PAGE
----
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Councillor Training and Lessons for Town Council:

From My Perspective

Councillor Kim Carsok Published: 01 July 2022

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Kim Carsok and From My Perspective lettering

Having only been elected in October 2021, I recently attended a parish councillor training course at Norfolk Parish Training & Support alongside my colleague Cllr Penny Hubble.

Whether you’re new to a role or have been doing it for years, training is always worthwhile to gain or renew knowledge. And this course also offered a great chance to speak with other councillors from the region and see how our Town Council compares with other parish councils facing similar issues.

The training was hosted by experienced parish council clerks (the head of the permanent administrative staff at a council). In it, they gave an amusing example to visualise their advisory role in a scenario, where councillors were discussing a proposal to paint a grass field pink.

Despite the obvious absurdity of the idea, as clerks, they’d advise councillors on the costs of pink paint, that you’d need to re-paint the grass as it grew, point out that it might cause maintenance issues for the mowing equipment and any other factors to inform the councillors’ decision.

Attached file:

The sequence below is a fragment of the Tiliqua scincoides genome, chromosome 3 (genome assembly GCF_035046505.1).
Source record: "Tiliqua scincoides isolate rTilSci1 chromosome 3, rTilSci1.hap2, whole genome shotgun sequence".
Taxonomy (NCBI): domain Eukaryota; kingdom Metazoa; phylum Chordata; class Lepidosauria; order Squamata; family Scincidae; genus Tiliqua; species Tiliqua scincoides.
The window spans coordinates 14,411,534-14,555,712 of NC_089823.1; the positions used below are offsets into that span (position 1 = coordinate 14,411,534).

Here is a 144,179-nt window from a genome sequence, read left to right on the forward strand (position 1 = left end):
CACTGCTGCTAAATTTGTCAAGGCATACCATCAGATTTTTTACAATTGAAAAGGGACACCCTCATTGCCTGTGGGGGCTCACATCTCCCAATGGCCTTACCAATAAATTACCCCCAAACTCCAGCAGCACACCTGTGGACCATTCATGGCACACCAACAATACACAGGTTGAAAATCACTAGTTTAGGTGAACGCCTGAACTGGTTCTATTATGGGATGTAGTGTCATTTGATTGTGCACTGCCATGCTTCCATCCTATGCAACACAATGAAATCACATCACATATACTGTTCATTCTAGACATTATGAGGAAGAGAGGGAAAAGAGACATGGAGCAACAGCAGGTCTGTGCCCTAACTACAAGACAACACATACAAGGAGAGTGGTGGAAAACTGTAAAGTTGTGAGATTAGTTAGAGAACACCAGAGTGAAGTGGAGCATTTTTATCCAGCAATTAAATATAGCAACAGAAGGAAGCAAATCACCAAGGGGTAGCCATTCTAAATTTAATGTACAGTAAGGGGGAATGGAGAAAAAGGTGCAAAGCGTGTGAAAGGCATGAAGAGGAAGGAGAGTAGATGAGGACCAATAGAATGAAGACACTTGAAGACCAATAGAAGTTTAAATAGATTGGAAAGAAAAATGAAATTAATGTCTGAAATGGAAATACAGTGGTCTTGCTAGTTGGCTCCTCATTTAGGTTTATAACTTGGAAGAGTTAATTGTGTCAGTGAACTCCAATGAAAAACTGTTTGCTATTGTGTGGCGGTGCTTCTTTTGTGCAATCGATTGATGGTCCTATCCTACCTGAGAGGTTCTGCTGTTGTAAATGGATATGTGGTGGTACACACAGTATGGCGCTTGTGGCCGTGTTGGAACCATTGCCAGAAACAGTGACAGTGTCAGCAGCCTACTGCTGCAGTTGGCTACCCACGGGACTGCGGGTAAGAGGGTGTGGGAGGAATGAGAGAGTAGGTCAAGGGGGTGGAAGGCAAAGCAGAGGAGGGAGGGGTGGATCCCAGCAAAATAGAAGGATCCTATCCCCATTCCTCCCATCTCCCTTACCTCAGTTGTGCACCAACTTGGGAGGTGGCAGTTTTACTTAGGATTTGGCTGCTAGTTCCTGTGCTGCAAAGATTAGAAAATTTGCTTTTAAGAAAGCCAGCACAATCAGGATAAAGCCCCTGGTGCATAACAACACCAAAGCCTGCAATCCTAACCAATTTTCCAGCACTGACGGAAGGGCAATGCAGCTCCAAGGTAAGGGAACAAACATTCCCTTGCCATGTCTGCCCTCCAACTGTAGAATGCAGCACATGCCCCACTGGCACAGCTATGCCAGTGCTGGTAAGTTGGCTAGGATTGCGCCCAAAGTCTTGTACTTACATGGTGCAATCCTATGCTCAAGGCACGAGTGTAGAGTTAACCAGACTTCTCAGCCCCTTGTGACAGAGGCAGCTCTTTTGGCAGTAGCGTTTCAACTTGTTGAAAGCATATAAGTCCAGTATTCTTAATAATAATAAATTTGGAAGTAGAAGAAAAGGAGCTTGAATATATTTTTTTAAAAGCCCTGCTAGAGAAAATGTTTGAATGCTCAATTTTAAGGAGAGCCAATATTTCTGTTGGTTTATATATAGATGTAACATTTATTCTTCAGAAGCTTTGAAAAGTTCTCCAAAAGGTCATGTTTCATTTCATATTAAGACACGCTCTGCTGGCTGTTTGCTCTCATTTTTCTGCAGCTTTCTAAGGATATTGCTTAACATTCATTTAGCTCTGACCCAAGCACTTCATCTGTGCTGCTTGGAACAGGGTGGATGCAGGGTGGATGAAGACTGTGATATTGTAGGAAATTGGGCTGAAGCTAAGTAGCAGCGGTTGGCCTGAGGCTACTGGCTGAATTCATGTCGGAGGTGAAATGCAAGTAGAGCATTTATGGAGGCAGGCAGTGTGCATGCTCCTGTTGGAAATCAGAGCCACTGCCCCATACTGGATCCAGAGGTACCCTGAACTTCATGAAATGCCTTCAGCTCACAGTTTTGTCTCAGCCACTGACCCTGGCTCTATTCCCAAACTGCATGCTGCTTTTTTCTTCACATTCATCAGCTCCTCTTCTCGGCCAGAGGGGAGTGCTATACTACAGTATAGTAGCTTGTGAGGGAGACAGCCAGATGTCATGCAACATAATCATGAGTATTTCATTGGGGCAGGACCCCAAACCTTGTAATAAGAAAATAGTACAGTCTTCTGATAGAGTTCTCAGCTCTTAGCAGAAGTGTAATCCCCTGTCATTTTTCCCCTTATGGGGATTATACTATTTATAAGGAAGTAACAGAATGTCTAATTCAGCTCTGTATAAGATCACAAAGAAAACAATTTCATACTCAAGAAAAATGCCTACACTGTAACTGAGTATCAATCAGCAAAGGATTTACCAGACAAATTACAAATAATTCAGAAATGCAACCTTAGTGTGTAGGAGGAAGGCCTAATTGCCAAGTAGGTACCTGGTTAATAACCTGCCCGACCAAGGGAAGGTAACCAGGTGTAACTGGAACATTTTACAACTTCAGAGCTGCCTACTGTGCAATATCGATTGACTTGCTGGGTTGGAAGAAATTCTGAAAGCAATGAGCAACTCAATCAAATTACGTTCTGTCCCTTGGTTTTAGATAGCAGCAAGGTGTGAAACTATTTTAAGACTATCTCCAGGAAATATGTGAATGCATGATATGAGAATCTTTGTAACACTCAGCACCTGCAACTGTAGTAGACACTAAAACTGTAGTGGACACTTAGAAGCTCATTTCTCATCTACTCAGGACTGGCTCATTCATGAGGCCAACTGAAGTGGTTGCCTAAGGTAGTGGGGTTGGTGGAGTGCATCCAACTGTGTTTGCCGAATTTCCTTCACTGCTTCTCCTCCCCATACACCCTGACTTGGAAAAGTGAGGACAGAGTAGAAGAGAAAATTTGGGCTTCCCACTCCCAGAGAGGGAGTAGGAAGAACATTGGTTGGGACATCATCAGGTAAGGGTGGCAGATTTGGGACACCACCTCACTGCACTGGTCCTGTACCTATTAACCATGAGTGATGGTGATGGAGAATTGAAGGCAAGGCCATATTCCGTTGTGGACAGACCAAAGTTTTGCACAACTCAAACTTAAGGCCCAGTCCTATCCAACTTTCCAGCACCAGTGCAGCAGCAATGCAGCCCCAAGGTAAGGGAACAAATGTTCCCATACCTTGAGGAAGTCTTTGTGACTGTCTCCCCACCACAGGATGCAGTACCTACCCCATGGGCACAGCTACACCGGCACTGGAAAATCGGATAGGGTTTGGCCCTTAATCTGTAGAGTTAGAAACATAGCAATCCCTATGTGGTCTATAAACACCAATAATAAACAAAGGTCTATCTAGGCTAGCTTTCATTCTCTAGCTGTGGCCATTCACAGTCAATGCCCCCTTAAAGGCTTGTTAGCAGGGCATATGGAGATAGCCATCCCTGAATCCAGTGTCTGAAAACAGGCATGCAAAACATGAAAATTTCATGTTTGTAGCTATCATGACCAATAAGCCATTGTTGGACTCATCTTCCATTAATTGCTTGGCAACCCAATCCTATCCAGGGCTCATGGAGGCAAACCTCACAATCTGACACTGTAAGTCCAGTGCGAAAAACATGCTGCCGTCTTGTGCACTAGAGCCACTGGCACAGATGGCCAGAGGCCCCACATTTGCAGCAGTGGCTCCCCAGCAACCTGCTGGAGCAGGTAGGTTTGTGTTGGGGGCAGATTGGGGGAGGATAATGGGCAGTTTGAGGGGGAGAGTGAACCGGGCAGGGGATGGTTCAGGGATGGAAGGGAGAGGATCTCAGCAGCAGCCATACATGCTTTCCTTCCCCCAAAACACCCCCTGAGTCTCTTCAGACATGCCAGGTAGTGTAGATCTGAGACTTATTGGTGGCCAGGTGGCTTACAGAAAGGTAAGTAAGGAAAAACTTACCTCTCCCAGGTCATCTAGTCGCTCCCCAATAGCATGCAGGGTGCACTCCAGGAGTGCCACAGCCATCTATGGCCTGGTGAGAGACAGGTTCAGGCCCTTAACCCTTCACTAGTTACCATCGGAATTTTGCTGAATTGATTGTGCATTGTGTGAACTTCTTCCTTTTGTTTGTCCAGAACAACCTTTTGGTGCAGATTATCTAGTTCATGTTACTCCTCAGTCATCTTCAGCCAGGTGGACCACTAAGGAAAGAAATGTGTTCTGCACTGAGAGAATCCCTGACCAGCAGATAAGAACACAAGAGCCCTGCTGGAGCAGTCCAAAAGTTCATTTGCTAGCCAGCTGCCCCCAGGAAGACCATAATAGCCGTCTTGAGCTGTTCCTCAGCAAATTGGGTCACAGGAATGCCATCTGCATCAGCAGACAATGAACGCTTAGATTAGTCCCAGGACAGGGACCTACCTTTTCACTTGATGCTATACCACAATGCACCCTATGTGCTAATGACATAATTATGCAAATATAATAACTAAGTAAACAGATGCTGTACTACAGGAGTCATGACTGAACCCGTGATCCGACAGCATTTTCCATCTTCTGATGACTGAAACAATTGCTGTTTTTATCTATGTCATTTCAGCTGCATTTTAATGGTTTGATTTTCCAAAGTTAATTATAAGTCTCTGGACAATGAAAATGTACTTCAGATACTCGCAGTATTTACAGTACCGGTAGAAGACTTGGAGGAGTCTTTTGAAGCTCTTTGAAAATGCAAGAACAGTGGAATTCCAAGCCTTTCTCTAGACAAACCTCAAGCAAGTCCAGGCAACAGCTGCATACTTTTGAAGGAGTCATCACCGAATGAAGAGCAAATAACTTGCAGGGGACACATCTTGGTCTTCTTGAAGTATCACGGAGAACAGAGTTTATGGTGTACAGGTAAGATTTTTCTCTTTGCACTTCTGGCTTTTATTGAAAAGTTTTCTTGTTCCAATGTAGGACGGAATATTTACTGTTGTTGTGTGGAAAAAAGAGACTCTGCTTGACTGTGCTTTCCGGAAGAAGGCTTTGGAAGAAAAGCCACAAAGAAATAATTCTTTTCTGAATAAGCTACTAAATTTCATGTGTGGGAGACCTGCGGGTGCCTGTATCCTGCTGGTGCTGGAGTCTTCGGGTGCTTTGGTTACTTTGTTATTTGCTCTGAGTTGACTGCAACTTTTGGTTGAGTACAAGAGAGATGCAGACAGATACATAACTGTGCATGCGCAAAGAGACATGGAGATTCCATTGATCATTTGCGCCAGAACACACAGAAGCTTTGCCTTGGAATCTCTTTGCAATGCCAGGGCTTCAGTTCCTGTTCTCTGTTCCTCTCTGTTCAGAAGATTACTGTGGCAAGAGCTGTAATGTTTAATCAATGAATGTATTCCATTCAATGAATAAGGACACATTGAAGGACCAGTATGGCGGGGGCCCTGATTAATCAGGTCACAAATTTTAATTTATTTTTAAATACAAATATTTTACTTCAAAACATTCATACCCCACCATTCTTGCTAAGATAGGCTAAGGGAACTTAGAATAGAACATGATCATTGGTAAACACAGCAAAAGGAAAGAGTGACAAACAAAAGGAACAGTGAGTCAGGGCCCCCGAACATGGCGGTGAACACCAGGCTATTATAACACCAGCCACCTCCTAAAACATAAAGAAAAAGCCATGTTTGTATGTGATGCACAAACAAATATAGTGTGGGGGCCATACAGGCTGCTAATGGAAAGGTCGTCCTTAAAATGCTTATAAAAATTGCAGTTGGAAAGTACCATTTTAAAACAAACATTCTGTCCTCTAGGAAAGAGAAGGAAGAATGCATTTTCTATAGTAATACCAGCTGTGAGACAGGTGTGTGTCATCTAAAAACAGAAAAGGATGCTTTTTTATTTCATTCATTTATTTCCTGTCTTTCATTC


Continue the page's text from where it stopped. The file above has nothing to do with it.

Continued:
But ultimately, if the councillors still voted that it’s what they wanted to do, that would be the will of the council. The clerk would then have a duty to go and seek contractors and enact it. The lesson: it’s for advisors to advise and elected representatives to decide. I can’t see residents rushing to re-elect councillors who voted to waste taxpayer money on painting the grass pink though.

Another interesting section explained the difference between a council committee and a working group:

A committee is a decision-making body with devolved power to vote on and enact decisions on behalf of the Council. A working group is meant to be set up for a short-term purpose, so that councillors can work together informally to explore options and prepare a detailed analysis for full council. The working group’s report should include the pros and cons of the options and not present a foregone conclusion waiting to be rubber stamped. 

Our Town Council has a number of working groups. They include Buildings, Health & Safety and Personnel, New Cemetery, Browick Recreation Ground Review, and Bright Future (town centre improvements). Two additional groups have been proposed and will be discussed at full council on 5th July at 7pm.

In my opinion it is absolutely essential for these working groups to ensure the reports they bring to full council present all the important information to aide councillors in making a fully informed choice when asked to vote on the subject.

This is of particular importance because the meetings held by working groups are not open to the public. Only committees and full council are open, and only they are able to make binding decisions.

All holders of public office are expected to abide by the Nolan Principles, one of which is ‘openness’. If we are to act and take decisions in an open and transparent manner, it must also follow that working group reports and recommendations are fully transparent too. 

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